• Facebook
  • LinkedIn
  • Twitter
  • News sites (including Hacker News)
  • Wikipedia
  • IMDB
  • Yelp1
  • Web stats – Google Analytics & Webmaster Tools, WordPress Stats, etc.

It kind of pains me to write that out because it really highlights the unimportant stuff I’ve been doing every day. Yes, social media is part of marketing a business, but there’s a lot of nonessential distractions that happen while you use those sites.

So what was allowed?

  • Actual work
  • Books that make me better at my job
  • Urgent & important chores (walking the dog, cooking, laundry)
  • TV while eating

I knew it would be tough, and easy to put off, but thought that I should be able to do it for one day. I’m giving up sweets for Lent, which I do every year and never find it to be a problem, other than not getting cake on my birthday. However, that’s a unique situation. I’m not a terribly religious man (I can’t remember the last time I went to church), but when you promise God you’re not going to do something, you just don’t do it.

Heck, if I promise just about anyone anything, I follow through. But when you promise yourself something, you really have nobody to hold you accountable. And I was worried this was something I could put off indefinitely, so I used an oft recommended trick, which is to start now, not tomorrow. I’m guessing it works because there are many tomorrows, but only one “now.”

Here’s the problem: I was watching The Wolf of Wall Street when I thought of this. That itself wasn’t the problem; I wasn’t telling myself I had to shut off the movie. The problem was that as soon as it ended, I desperately wanted to hit Wikipedia and read about Jordan Belfort. What an outrageous story! What parts were true? This lasted for a solid 36 hours and I probably should have called my doctor. But as a fountain of useless knowledge, this was precisely the type of thing I would learn and retain for years, displacing some equally unimportant fact, like the value of pi to 2 decimal places.

Here’s the remarkable thing: I still don’t know any more than Martin Scorsese saw fit to tell me. As far as I know, the whole thing’s true. Because the day after my “fast,” every time I used a junk food site, I was acutely aware I was not making optimal use of my time. I felt I had to be careful. It was kind of like when I pass an awesome ice cream shop after hitting the gym. “Hell no! I am not destroying the progress I just made.”

And after a couple days of junk info, today I went back on the diet. It was a lot easier, and I feel good about it. It reminds me a lot of a low/slow carb diet. Tough at first, but when you see progress you want to keep going. Only I’m getting results way faster than I do on low carb.2 It seems like something I could do more than 50% of the time. Which is definitely what I should do.

  1. Foodies can spend silly amounts of time looking for a place to eat lunch or get coffee []
  2. I am not one of those people who loses radical amounts of weight without feeling hungry. I’m hungry after months on that diet. []

Syncing Thunderbird Contacts and Calendar with Blackberry

Sometime late last year I switched from Outlook 2003 to Thunderbird.1 I liked Outlook, I was used to it from work, so I didn’t want to switch. But it didn’t take long before it’s abysmal IMAP support drove me nuts with bogus error messages. I know Microsoft makes money off Exchange servers, not IMAP servers, but how hard can it be? Every other free mail client works great with IMAP!

This includes Thunderbird. Sure, it’s not as polished or mature as Outlook when it comes to contacts2 or tasks, but I am no longer getting error messages every 10 minutes. Unfortunately, Blackberry Desktop software won’t sync Thunderbird contacts and calendar items.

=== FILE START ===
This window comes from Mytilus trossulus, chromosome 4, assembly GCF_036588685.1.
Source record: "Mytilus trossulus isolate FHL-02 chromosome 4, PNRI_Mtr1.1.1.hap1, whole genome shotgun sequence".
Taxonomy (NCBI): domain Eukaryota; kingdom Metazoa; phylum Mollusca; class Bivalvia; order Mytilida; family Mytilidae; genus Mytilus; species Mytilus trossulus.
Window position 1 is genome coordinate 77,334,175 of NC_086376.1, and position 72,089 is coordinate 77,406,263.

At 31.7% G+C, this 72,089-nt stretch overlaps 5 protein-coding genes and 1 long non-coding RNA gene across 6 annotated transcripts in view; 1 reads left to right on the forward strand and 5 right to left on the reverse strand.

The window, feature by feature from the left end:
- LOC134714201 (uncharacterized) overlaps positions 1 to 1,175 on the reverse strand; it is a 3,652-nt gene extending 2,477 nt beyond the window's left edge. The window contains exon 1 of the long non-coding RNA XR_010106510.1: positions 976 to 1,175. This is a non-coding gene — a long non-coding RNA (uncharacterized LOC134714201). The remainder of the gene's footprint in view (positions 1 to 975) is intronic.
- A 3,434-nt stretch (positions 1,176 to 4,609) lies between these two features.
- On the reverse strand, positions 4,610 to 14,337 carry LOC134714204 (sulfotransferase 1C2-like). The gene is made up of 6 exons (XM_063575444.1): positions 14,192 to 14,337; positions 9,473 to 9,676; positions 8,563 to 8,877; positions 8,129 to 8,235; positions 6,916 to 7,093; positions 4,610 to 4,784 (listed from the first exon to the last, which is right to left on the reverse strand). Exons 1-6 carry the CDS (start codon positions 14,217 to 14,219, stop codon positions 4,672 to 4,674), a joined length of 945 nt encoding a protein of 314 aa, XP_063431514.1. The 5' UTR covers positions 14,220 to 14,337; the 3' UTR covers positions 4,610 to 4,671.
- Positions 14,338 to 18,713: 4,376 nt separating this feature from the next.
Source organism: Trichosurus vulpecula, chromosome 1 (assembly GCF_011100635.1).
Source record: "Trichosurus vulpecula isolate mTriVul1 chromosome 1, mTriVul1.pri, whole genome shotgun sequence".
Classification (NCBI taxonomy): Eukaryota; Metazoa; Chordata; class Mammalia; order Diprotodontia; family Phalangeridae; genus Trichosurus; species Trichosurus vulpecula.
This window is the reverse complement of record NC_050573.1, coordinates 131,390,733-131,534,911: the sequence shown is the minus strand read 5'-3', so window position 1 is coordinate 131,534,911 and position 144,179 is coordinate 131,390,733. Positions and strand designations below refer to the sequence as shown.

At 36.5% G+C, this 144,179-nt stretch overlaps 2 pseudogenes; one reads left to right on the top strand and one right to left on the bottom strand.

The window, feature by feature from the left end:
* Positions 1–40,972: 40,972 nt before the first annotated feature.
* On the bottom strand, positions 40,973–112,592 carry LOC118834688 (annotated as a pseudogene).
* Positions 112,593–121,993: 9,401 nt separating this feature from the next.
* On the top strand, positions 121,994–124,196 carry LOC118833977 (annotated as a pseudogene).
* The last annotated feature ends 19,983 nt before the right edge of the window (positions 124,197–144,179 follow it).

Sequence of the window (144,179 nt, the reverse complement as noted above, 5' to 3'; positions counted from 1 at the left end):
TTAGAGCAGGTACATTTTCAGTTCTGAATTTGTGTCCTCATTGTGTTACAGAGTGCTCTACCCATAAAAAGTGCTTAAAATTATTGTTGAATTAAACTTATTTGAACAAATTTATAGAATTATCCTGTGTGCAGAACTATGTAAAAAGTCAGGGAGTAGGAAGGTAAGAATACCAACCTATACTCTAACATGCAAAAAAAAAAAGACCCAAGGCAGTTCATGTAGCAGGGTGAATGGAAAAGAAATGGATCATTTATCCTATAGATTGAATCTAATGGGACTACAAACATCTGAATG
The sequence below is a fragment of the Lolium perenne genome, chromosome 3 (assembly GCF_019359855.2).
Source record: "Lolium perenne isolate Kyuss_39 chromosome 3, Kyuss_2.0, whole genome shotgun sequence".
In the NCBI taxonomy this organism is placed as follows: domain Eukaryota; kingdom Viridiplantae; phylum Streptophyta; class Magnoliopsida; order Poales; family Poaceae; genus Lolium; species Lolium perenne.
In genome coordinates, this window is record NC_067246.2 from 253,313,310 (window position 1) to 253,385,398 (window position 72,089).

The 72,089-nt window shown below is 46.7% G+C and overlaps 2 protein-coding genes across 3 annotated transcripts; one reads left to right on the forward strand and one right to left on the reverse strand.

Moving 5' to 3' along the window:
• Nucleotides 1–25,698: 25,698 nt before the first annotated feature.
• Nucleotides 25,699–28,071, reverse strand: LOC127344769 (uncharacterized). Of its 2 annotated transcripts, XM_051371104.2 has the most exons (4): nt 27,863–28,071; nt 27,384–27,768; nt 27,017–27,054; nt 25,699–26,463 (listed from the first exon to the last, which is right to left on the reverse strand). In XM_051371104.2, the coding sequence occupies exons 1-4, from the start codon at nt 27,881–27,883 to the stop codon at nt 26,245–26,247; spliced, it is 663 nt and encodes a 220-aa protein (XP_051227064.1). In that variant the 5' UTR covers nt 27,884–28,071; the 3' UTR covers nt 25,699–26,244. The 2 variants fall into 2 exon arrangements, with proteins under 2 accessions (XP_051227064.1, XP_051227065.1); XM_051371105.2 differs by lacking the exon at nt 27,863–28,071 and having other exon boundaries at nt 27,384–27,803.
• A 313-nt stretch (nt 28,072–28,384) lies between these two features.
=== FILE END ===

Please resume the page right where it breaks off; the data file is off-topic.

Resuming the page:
Enter Google. Now, I still haven’t jumped on the Gmail bandwagon; I use Yahoo Mail for my spammy accounts, simply because I already had that account. But I do have a Google account, and I recently learned that their Contact Manager and Calendar apps have their own home pages that don’t require Gmail accounts. And they allow 2-way syncing! So here’s what you need:

A Google Calendar – use the links above. Make note of the private XML link; to find that, you must click on Settings, then the link for your calendar.

Lightning
This Thunderbird add-on gives you calendar and task functions. I’m assuming you already have this installed.

Provider for Google Calendar
This Thunderbird add-on allows syncing with your Google calendar. Unfortunately, your current Thunderbird calendar is no good anymore. If you already have stuff in it, you have to export it. Use iCalendar (.ics) format! The other formats do not support recurring events like birthdays or any weekly reminders you have set up. Import that file into Google Calendar, disable your current Thunderbird calendar (under Properties), and then create a new Google calendar within Thunderbird (this requires the private XML calendar link).

Zindus
This Thunderbird add-on syncs your contacts with Google Contact Manager. Make sure your contacts are clean before you sync. For instance, I imported my Outlook Contacts into a Contacts address book, but Thunderbird defaults to a Personal Address Book. I should have copied them over right away, but didn’t. Thunderbird automatically collected addresses, so I wound up with duplicates I had to merge or delete. Zindus will spot duplicates during the syncing process and let you pick one and delete the other, but it’s probably safer to do this by hand. When that’s done, go to Tools >> Zindus and sync.

Google Sync

This mobile app syncs your contacts and calendar with what you just set up on Google. It can be installed from within Google Mobile, which I already had installed so I could get Google Maps Mobile.3 Install it, sign in, and you’re done!

  1. This was after switching from SquirrelMail to Outlook. []
  2. Why can’t I highlight text on the contact card? This drives me nuts! []
  3. BTW, Maps is way better than Sprint Navigation. Sure, there’s no voice nav (which I admit is important), but for seeing where you are, scrolling around that map, and doing local searches, it wins hands down. Its routes are far superior, so if you can remember the directions, you’ll get where you’re going faster than the Sprint voice navigation. []